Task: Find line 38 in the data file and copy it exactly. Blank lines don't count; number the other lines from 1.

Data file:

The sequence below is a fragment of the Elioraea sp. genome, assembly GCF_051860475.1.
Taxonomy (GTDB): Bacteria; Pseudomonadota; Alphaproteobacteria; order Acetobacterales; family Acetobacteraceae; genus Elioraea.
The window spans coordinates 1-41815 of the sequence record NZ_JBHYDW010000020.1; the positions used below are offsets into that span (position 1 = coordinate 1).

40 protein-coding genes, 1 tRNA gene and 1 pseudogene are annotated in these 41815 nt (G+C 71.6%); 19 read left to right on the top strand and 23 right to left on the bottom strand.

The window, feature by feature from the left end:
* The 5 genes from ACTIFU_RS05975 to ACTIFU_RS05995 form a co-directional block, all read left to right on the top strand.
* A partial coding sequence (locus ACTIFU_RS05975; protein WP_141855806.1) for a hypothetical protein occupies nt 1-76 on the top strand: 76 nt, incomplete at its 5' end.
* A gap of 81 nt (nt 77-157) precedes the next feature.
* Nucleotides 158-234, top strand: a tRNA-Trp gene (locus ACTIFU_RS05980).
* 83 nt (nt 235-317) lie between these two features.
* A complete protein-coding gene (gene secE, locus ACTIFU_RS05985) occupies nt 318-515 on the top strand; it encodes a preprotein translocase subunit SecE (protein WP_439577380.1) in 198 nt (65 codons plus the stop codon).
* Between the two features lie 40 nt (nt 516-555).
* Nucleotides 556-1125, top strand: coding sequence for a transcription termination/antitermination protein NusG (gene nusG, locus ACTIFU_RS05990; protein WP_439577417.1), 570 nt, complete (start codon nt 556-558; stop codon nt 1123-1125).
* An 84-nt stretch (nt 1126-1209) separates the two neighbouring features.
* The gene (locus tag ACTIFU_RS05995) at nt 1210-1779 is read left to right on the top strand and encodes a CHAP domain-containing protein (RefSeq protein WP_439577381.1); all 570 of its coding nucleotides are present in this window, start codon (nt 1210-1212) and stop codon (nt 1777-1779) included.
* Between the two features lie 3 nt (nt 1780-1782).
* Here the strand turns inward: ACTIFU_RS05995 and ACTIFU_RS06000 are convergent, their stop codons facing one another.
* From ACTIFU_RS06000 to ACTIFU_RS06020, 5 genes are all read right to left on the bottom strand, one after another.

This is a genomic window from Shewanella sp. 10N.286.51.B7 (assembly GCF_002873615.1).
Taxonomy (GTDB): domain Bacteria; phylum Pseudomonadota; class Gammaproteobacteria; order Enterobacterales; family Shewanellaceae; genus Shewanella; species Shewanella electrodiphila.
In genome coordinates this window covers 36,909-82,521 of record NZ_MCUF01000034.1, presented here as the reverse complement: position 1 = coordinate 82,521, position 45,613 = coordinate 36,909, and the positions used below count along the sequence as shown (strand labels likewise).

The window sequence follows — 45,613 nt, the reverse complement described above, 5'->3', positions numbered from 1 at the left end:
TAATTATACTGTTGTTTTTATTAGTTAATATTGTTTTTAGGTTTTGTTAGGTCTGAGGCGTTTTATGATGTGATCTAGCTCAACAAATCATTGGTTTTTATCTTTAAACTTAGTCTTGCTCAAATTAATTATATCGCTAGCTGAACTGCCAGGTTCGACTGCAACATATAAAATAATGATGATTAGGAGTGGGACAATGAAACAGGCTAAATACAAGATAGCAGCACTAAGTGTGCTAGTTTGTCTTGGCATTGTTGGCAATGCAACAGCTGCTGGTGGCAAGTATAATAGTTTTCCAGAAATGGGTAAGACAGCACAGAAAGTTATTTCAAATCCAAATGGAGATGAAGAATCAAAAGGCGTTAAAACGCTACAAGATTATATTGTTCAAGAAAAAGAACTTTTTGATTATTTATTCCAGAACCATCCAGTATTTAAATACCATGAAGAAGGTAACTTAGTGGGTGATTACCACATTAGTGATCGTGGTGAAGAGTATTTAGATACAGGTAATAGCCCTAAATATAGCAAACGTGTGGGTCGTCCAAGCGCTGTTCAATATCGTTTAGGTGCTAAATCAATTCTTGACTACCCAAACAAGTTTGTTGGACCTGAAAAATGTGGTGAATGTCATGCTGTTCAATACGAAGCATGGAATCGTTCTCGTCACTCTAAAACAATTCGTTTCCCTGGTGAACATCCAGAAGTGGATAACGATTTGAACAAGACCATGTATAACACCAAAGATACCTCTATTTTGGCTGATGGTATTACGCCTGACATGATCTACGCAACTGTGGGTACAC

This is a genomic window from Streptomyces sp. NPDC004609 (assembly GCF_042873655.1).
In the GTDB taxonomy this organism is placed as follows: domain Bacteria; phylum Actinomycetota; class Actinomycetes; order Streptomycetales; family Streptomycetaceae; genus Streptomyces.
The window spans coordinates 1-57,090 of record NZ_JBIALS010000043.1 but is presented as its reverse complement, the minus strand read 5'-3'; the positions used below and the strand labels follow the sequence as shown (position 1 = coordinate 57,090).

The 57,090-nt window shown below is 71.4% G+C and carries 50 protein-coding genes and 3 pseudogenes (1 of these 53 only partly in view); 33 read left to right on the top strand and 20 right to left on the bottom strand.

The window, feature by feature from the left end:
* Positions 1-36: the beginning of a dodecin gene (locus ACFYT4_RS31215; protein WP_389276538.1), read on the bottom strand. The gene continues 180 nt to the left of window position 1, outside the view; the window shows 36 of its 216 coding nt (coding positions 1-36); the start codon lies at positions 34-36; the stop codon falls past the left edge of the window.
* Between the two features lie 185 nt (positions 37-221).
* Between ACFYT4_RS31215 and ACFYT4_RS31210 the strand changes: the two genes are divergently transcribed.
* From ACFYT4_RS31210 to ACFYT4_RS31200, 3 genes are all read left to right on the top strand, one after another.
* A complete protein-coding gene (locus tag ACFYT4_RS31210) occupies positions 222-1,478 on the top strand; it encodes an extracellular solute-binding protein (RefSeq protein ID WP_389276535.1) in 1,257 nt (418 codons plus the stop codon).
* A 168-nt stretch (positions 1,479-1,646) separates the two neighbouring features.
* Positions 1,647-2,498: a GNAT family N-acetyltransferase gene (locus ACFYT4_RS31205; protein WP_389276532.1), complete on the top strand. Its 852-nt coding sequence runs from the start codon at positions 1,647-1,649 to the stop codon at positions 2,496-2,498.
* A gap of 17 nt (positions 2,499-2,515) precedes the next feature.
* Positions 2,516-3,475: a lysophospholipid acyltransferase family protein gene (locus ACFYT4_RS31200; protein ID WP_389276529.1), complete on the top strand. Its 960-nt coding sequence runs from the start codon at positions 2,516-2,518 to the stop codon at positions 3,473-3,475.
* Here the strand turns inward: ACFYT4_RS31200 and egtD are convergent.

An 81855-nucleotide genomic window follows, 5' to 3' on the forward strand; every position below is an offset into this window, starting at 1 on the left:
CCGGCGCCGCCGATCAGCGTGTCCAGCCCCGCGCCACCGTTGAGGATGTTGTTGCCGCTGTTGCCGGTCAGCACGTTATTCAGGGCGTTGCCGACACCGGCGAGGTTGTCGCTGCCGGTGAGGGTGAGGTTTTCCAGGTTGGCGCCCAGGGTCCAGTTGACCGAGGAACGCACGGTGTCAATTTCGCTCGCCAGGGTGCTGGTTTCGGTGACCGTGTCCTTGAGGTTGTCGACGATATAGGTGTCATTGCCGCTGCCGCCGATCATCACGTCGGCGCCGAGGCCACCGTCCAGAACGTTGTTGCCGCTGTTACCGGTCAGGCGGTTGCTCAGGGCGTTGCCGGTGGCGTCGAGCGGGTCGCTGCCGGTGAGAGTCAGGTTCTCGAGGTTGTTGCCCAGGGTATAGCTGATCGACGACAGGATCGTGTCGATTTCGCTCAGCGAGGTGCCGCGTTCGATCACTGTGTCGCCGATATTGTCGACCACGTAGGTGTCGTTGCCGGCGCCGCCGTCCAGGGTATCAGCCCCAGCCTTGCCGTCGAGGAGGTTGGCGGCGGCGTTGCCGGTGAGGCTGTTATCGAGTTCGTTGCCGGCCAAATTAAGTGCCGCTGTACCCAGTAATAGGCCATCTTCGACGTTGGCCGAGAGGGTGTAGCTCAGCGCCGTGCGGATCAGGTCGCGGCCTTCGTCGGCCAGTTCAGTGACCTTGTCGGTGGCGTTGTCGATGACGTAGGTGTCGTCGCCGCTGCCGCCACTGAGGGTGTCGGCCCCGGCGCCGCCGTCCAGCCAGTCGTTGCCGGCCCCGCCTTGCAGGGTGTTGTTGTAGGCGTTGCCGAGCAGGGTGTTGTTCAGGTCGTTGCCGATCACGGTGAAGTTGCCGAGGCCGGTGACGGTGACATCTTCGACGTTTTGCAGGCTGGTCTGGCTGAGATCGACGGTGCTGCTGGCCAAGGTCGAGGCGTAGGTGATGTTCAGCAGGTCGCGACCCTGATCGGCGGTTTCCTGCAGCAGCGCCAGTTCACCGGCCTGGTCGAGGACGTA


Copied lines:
* Here the strand turns inward: ACFYT4_RS31200 and egtD are convergent.